On the personal front, being 30+ is fabulous because the older you get, the more apparent it becomes that it is useless to worry about what other people think of you!

    • I agree about the problems of engaging with Becker, but like how you can’t talk about power in economics without acknowledging Marx, you can’t talk about marriage and relationships in economics without acknowledging Becker. The double-duty of the heterodox economist is always to talk about classical and neoclassical foundations as a jumping off point for new ways to do economic thinking. This discussion will continue and I can explore how other ways of thinking about economics apply to dating, love, and marriage!

      • What about with starting with Engels? He discusses power relations in marriage – long before Becker – and there is no mention of utility functions! I see the duty of heterodox economics to analyze, but often reject, neoclassical economics in order to create new coherent analysis… Otherwise we’re just reinforcing the intellectual dominance of their bad ideas by tweaking the model so that it suits our political aims.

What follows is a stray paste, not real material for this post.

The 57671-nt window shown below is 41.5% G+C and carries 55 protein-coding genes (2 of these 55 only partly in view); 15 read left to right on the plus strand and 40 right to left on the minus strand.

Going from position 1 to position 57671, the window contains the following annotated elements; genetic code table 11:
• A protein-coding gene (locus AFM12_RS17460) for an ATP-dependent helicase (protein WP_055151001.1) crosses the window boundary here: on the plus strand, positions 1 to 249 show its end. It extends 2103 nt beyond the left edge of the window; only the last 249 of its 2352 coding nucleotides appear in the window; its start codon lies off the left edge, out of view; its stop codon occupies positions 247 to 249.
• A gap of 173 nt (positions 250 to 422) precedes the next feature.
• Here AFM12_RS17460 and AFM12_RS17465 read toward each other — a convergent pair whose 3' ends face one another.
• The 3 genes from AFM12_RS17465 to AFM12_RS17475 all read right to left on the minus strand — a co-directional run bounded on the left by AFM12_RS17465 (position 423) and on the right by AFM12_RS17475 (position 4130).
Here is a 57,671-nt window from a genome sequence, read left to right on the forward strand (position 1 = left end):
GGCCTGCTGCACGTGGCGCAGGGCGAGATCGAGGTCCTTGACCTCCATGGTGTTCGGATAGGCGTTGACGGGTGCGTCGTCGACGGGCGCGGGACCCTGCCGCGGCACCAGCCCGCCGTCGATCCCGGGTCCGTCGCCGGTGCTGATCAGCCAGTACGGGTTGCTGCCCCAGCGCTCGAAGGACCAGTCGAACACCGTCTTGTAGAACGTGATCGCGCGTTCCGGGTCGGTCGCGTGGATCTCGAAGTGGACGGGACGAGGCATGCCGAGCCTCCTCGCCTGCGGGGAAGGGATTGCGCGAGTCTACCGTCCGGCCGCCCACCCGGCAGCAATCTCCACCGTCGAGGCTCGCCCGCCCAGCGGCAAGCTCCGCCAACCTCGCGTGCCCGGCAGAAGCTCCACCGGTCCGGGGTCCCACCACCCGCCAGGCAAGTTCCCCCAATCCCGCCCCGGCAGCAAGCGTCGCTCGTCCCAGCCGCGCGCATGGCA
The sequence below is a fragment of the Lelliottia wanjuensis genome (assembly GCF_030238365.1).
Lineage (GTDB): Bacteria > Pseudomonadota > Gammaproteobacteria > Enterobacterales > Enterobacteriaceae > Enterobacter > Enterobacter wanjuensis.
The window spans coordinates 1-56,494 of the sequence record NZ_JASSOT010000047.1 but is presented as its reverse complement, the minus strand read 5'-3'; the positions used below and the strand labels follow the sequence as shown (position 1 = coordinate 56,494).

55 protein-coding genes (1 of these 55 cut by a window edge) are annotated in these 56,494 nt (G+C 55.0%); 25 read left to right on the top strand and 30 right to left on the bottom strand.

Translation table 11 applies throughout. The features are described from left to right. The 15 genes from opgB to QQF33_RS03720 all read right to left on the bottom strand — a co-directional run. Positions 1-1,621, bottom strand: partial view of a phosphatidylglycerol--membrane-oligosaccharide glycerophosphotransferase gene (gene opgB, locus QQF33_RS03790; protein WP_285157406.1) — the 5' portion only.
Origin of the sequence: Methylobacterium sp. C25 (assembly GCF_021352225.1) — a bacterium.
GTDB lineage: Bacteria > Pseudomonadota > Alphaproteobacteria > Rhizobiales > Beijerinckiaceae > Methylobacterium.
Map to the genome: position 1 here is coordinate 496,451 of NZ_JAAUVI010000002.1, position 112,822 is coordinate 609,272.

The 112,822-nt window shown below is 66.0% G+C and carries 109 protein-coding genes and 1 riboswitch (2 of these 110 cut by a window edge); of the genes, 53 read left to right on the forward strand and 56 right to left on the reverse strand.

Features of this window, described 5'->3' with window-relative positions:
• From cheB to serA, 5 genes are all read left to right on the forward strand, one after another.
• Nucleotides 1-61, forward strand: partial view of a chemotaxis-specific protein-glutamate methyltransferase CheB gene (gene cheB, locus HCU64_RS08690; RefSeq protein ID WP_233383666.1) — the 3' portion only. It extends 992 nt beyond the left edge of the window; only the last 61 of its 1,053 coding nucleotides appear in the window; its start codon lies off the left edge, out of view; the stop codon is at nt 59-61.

3. Gawker reported, this summer, that Time ranks its writers based on, “beneficial to advertisers”. Prior to its outing, I recognized the magazine was ant-labor and I stopped my subscription, of 30 years. Today, Huffpo reports that Time, listed for deletion, the word “feminism” (in a poll). A commenter added to the article, “First teachers, now feminism -looks like Time has its own war on women”. It’s time to contact our libraries and tell them the magazine belongs in the category of corporate promotion like, a Subaru pamphlet that talks about travel destinations, while selling cars or, worse, a propaganda rag. Public money shouldn’t be wasted on it.